Saturday, 16 May 2020
Hon. Andrea Anderson-Mason, Q.C.
Minister of Justice and Attorney General
Government of New Brunswick
675 King Street
Fredericton, NB E3B 1E9
Re: Mobility Rights and Travel to New Brunswick
Dear Attorney General,
We are writing you regarding New Brunswick’s recently renewed and revised Mandatory Order related to COVID-19. In particular, we write today about sections 10-12 of the Order which prohibit non-essential travel into the province of New Brunswick. As the superintendent of the rule of law in the province, we strongly urge you review the Order’s constitutional risks.
Where necessary and proportionate, the current pandemic has required some temporary measures that limit the rights and freedoms of Canadians. Some governments have managed to do this in a fashion consistent with the Canadian Charter of Rights and Freedoms — Canada’s supreme law applying throughout the country, always. Any measures taken that restrict the rights of Canadians must be both reasonable and demonstrably justified. It follows that restrictions on rights must be based on evidence of necessity and proportionality; fear and speculation are not sufficient.
Moreover, Canada’s confederation has long sought to protect against regional balkanization, enjoying open provincial borders and the free movement of people within it. Banning “outsiders” from exiting one province, to enter another, is likely not within any Province’s jurisdiction, under the Constitution Act, 1867.
Regarding mobility rights, pursuant to section 6(2) of the Charter, individuals may take up residence in any province and have the right to earn a livelihood in any province. The mobility rights of Canadians are sacrosanct; not even the notwithstanding clause in the Constitution Act, 1982 can oust their application. The only derogations from section 6 that are permitted are those that can be justified pursuant to section 1 of the Charter, namely those that are both reasonable, and demonstrably justified. In our view, the province’s restrictions on non-essential travel is neither.
In fact, your government has put in place measures that may not survive judicial review. Despite the exceptions set out in section 10, what constitutes ‘unnecessary travel’ remains ambiguous, arbitrary and lacking any due process, on the face of the statute. It appears that peace officers are given the sole discretion to determine whether a person has contravened the Order and can then effectively “banish” them from the province with nothing resembling meaningful due process.
With respect, we believe the extraordinary measures and police powers set out in the Mandatory Order go too far and result in infringements of constitutionally protected rights. There is no evidence that the province could not achieve the same public health goals through less drastic means, including the requirement that all visitors to the province answer certain questions upon arrival (as already set out in section 9 of the Mandatory Order) and even a requirement to self-isolate for a period of time upon entry. Even if a self-isolation requirement is justifiable for those arriving from other provinces – where they may have already engaged in a lengthy period of self-isolation – it is not at all clear why such a requirement would be considered insufficient to manage the public health risk posed by the COVID-19 pandemic.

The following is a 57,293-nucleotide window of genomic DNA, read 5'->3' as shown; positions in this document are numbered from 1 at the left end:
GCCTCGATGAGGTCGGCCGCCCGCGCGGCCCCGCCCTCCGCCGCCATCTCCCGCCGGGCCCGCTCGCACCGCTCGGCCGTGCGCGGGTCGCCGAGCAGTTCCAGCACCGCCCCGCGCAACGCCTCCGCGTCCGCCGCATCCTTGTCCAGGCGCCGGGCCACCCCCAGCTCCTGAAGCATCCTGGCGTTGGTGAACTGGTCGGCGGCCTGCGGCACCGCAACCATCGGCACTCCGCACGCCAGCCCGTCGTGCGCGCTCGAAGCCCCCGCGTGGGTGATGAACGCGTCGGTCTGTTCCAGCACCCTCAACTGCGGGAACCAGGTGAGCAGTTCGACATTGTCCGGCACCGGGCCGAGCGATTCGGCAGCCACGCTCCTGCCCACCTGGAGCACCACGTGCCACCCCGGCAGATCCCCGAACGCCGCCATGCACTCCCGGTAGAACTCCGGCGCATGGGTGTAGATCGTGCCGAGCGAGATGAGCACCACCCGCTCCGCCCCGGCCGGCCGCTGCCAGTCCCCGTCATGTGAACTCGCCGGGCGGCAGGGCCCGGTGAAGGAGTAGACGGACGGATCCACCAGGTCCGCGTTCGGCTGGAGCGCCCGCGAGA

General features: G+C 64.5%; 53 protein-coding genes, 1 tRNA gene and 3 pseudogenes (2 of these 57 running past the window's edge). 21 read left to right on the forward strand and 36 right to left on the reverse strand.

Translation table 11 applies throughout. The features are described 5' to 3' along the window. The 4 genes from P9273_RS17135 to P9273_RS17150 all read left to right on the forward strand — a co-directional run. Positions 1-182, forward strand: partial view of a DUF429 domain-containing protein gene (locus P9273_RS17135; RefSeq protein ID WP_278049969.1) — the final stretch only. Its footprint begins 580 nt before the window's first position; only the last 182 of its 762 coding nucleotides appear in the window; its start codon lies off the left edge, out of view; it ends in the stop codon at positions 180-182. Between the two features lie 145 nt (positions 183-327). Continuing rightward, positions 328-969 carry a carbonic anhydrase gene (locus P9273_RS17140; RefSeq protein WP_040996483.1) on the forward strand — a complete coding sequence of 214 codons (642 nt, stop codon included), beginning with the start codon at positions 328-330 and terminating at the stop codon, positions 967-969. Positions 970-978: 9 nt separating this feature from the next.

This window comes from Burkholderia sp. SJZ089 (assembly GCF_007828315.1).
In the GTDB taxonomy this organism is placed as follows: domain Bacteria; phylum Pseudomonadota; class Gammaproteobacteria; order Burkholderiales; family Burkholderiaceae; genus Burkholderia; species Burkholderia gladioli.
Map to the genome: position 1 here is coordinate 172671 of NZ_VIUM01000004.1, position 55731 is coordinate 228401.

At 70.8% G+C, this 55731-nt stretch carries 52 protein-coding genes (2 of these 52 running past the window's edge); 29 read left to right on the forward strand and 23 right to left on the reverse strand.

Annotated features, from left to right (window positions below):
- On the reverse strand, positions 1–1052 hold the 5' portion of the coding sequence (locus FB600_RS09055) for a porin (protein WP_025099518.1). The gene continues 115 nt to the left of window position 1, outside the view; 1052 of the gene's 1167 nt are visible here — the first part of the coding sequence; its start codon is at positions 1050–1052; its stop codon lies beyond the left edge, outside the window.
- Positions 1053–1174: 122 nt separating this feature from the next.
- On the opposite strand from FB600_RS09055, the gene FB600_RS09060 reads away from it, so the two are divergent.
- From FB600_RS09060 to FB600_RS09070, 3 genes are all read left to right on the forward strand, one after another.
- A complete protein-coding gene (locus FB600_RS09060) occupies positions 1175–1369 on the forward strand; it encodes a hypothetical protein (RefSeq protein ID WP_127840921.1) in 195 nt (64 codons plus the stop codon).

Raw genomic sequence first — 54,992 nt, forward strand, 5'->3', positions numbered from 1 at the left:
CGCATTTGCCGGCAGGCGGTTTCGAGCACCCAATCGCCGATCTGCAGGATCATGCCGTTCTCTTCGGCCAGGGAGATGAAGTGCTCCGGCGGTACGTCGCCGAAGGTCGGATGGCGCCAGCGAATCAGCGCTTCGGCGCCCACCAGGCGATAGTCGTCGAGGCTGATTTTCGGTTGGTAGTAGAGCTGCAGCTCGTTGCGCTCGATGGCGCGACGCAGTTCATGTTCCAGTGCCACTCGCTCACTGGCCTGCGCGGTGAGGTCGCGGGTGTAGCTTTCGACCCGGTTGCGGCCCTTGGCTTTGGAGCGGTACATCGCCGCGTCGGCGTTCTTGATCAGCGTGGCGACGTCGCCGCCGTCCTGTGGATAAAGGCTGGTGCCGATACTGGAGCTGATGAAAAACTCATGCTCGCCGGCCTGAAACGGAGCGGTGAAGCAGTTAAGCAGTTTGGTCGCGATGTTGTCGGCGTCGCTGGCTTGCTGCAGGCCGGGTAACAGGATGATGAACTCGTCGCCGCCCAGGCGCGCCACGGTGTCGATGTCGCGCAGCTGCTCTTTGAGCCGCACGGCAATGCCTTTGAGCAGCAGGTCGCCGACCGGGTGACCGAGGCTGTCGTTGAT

Moreover, you are increasing restrictions to mobility at the very time in which the public health risk is, in fact, declining. Your province has two active cases as of this writing, and has seen no new cases for the past eight days. You have never offered evidence as to how a significant threat to public health would arise from individuals entering the province who already comply with the requirement to self-isolate. As such, a total ban from entering the province is unnecessary and disproportionate.
We do not suggest that there is a one-size-fits-all solution to emergency management in Canada. It goes without saying that your province has particular considerations unique to New Brunswick. Each province and territory has adopted an emergency management approach that fits the particular public health and distinctive circumstances of the region. But all must do so within the confines of the Constitution.
The CCLA is an independent, non-profit NGO, standing up to power and defending freedom in Canada since 1964. We have appeared in courts across Canada hundreds of times, and have commenced litigation against governments during COVID-19 in other jurisdictions. We would be grateful for the opportunity to discuss all this with yourself or your officials, and would appreciate your attention to this important matter.
Fundamental Freedoms Program Director
About the Canadian Civil Liberties Association
The CCLA is an independent, non-profit organization with supporters from across the country. Founded in 1964, the CCLA is a national human rights organization committed to defending the rights, dignity, safety, and freedoms of all people in Canada.
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